Posts Tagged ‘Architecture’

  • What was revealed today in Amphipolis

    on Aug 24, 14 • in Ancient Greece, Architecture, Art, Excavation, Greece, Hellenistic period, History, News • with Comments Off

    Amphipolis 3

    24. August.2014 What did the archaeologists found under the base of the Sphinxes – Decorating with blue and red paint on the monument New, important discoveries have been brought to “light” today’s excavations in a funerary monument, the tomb of the caste KH Prehistoric and Classical Antiquities, in Amphipolis. After the removal of the marble slabs of the monument, which revealed the entire marble sphinxes, found at the entrance to the tomb, on Thursday the archaeligists removed with extreme caution soils which were behind the statues, at a depth of about two meters and wide

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  • Transforming the rural fabric of the Carpathian Villages in Romania

    on Apr 16, 14 • in Architecture, History, Management, News, Preservation, Restoration, Romania • with Comments Off

    Historic landscapes of Transylvania Romania – Brian Curran

    The villages of Romania, particularly those in Southern Saxon Transylvania, are a unique survival. These villages, the hay meadows and the forests which surround them are a last outpost of a central European Medieval landscape, forming a vast and extraordinary ensemble stretching for 100 miles from East to West, and about 60 miles from North to South. The architecture is of very gentle and unique nature, or was until recently, built using stone from the nearby hills, lime from local kilns, oak from the deep forests and handmade bricks and tiles by the Romanians who

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  • Looking and Digging: Non-Intrusive Survey, Relations of Knowledge and Hierarchies of Information in Cultural Resource Management

    on Aug 19, 13 • in Archaeology, Architecture, Articles, Management, News, Republic of Macedonia, Roman period • with Comments Off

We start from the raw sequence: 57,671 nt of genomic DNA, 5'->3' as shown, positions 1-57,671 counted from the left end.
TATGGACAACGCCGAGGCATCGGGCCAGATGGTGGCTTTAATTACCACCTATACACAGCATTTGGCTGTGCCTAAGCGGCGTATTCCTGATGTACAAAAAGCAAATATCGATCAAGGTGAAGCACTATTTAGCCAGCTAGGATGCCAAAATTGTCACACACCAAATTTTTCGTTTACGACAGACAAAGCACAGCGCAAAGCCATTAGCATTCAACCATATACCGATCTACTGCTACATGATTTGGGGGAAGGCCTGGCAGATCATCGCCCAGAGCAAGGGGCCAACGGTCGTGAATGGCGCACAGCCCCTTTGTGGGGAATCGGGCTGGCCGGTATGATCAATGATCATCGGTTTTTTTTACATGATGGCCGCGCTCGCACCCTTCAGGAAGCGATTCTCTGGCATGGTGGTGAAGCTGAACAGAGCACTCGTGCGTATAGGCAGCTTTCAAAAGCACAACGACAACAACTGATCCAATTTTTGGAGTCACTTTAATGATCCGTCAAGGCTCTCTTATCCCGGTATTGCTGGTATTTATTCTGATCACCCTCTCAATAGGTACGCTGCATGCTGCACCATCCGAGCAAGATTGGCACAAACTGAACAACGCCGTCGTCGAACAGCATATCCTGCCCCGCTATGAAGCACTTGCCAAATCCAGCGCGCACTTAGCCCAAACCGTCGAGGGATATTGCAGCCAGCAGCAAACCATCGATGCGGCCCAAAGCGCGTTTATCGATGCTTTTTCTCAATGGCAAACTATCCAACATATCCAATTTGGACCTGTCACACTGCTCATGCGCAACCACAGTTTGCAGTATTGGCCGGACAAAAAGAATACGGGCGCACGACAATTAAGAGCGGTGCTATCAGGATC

Coloniae Flaviae Scupinorum

    Reuben THORPE Looking and Digging: Non-Intrusive Survey, Relations of Knowledge and Hierarchies of Information in Cultural Resource Management Abstract This paper represents a conflation and augmentation of incomplete and/or unpublished work undertaken/presented/produced while the author was resident in the Republic of Macedonia between 2006 and 2009. The core of this paper broadly concerns itself with aspects of the theory and praxis of cultural heritage management, specifically the management of archaeological resources, and seeks to explore how inexpensive, non-destructive, archaeological techniques might, if there is the political will and capacity, enable the identification, quantification, protection and

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  • Hagia Sophia: Facts, History & Architecture

    on Mar 2, 13 • in Archaeology, Architecture, Art, Byzantine, Christianity, Cultural heritage, Culture, History, Music, News, Ottoman period, Religion, Tourism, Turkey • with Comments Off

    The Hagia Sophia is a domed monument built as a cathedral and is now a museum in Istanbul, Turkey.
CREDIT: Tatiana Popova | Shutterstock

      The Hagia Sophia, whose name means “holy wisdom,” is a domed monument originally built as a cathedral in Constantinople (now Istanbul, Turkey) in the sixth century A.D. It contains two floors centered on a giant nave that has a great dome ceiling, along with smaller domes, towering above. “Hagia Sophia’s dimensions are formidable for any structure not built of steel,” writes Helen Gardner and Fred Kleiner in their book “Gardner’s Art Through the Ages: A Global History.” “In plan it is about 270 feet [82 meters] long and 240 feet [73 meters] wide. The

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